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Gone with the wind
1936
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Fiction/Biography Profile
Characters
Scarlett O'Hara (Female), Plantation owner, Businesswoman, Southerner, Irish American, Widow, Remarried, Mother, Headstrong; narcissistic; determined to survive the hardship of the Civil War by picking cotton and rebuilding her father's Tara plantation, successful businesswoman who capitalizes on the struggle to rebuild the South; owns a saw mill; passionately in love with Ashley; married Melanie's brother who died in the war; married three times; lost Rhett due to her persistence to win Ashley over
Ashley Wilkes (Male), Plantation owner, Soldier, Southerner, Married, Honorable; handsome; chivalrous; becomes sad after the war; regrets not marrying Scarlett; committed to Southern tradition; represent the Old South; can't adjust to the postwar South
Melanie Hamilton Wilkes (Female), Married, Mother, Ashley's wife; frail; good-hearted; provoked Scarlett's jealousy at first; became close friends with Scarlett during the war,
Rhett Butler (Male), Wealthy, Thrown out of West Point and his aristocratic family; goes after what he wants; earns his fortune through gambling, wartime blockade-running, and food speculation; hated by southern aristocrats; nostalgic about the traditions of the Old South; opportunistic; joins the Confederate army; in love with Scarlett
Genre
Southern fiction
Historical
Romance
Love story
Psychological
Fiction
Cinematization
Classic
Topics
Southern life
Southern women
Plantation life
U.S. Civil War
Cotton undustry
Romantic dilemmas
Love triangles
Unrequited love
Regret
Married men
Life changes
Survival
Widows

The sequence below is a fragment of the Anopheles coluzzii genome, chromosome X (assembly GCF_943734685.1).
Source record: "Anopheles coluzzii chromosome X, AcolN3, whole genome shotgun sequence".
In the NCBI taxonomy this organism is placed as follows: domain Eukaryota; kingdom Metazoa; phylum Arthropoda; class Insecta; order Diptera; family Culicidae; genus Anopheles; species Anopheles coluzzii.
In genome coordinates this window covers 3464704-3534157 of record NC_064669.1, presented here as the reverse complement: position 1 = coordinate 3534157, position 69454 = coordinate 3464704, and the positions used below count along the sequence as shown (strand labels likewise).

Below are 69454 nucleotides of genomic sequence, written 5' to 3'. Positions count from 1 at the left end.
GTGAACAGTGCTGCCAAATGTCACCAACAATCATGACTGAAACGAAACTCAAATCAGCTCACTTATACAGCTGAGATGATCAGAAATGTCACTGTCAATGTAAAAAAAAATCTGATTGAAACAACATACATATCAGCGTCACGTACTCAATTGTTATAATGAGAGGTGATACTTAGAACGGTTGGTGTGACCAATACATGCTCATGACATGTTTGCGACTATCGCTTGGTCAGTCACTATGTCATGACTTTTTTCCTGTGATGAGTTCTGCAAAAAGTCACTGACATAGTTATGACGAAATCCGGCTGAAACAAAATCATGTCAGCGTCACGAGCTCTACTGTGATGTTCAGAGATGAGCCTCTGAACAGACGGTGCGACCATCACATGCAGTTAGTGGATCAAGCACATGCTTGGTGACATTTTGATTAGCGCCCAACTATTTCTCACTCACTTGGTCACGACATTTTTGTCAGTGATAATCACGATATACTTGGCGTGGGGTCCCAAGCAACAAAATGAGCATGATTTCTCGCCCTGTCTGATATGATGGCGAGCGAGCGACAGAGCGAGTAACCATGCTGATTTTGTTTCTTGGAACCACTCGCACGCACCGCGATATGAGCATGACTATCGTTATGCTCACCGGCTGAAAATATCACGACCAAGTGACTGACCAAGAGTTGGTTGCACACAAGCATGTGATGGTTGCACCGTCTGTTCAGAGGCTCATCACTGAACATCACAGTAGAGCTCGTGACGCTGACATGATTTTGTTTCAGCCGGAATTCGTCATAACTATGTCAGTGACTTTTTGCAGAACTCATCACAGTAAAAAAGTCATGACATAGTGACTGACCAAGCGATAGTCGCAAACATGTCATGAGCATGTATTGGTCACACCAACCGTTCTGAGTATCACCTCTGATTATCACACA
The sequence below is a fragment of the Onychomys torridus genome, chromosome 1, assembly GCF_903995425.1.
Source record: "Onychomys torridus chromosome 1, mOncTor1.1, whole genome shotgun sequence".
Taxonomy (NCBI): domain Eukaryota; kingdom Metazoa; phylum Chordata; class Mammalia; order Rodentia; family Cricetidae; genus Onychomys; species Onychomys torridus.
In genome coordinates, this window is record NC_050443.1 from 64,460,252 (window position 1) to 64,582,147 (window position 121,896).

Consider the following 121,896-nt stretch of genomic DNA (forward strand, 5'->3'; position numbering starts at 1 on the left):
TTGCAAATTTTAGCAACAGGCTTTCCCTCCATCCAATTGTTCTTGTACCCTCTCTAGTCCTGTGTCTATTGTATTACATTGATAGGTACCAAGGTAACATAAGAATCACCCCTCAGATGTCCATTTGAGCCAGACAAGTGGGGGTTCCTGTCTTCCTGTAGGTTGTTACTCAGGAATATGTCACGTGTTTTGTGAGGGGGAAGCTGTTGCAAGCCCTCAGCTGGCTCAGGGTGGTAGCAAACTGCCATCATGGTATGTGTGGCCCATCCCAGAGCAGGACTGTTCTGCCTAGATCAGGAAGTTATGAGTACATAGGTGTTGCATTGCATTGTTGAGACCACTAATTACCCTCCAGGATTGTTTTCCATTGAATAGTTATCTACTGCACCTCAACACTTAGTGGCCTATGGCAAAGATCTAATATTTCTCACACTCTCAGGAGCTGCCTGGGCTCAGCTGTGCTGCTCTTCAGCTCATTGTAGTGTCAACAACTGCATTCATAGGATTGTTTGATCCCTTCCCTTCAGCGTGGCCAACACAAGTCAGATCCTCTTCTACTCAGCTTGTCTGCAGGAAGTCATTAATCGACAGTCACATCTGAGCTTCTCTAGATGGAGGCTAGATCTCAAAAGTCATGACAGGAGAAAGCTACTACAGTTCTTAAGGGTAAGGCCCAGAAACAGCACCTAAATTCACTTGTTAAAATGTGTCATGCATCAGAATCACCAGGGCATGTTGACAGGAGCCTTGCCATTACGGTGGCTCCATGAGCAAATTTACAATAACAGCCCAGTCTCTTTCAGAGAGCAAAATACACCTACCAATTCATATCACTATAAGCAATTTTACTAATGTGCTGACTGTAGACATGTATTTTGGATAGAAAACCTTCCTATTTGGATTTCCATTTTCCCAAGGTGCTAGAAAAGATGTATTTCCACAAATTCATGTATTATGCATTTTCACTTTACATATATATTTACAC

Women's lives
Jealousy
Setting
Atlanta, Georgia - South (U.S.)
Time Period
-- 19th century
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Trade Reviews

  Library Journal Review

There is a reason for the enduring popularity of this saga: it is a ripping good story, fast moving, replete with battles, romance, intrigue, murder, suspense, and a surprisingly strong feminist theme. For all that, Scarlett is such a simpering "Southern belle," but when the chips are down, she takes charge and gets things done no matter the cost. The theme, after all, is surviving change and overcoming obstacles, and the women do that far better than the men (remember poor Ashley?). The audiobook, of course, is far richer than the movie could be; richer characterizations, deeper scene setting and examination of the role of women in the sociology of the South, heart-wrenching descriptions of the carnage of war, and a generally carefully researched history of the period, with many events and even characters that do not appear in the film. To modern ears the language is shocking: pickaninnies, black bucks, darkies (and worse), but this sort of nonchalant racism serves to create the flavor of the times and a better understanding of the pre- and postwar South. Narrator Linda Stephens gets about a B minus; her Scarlett is near perfect, and her other white female Southerners are good, but the white males sound a bit too female, the Northerners sound Southern, and her black characters are just dreadful. There are lots of familiar lines (yes, Rhett really does say he doesn't give a damn) and scenes, and one is struck by how closely the film actors match the authors' descriptions of their characters (or maybe 60-odd years of "knowing" what they look like interferes). All in all, listeners intrepid enough to take this on will not be disappointed. Harriet Edwards, East Meadow P.L., NY (c) Copyright 2010. Library Journals LLC, a wholly owned subsidiary of Media Source, Inc. No redistribution permitted.
Summary
Margaret Mitchell's epic novel of love and war won the Pulitzer Prize and went on to give rise to two authorized sequels and one of the most popular and celebrated movies of all time. <br> <br> Many novels have been written about the Civil War and its aftermath. None take us into the burning fields and cities of the American South as Gone With the Wind does, creating haunting scenes and thrilling portraits of characters so vivid that we remember their words and feel their fear and hunger for the rest of our lives. <br> <br> In the two main characters, the white-shouldered, irresistible Scarlett and the flashy, contemptuous Rhett, Margaret Mitchell not only conveyed a timeless story of survival under the harshest of circumstances, she also created two of the most famous lovers in the English-speaking world since Romeo and Juliet.
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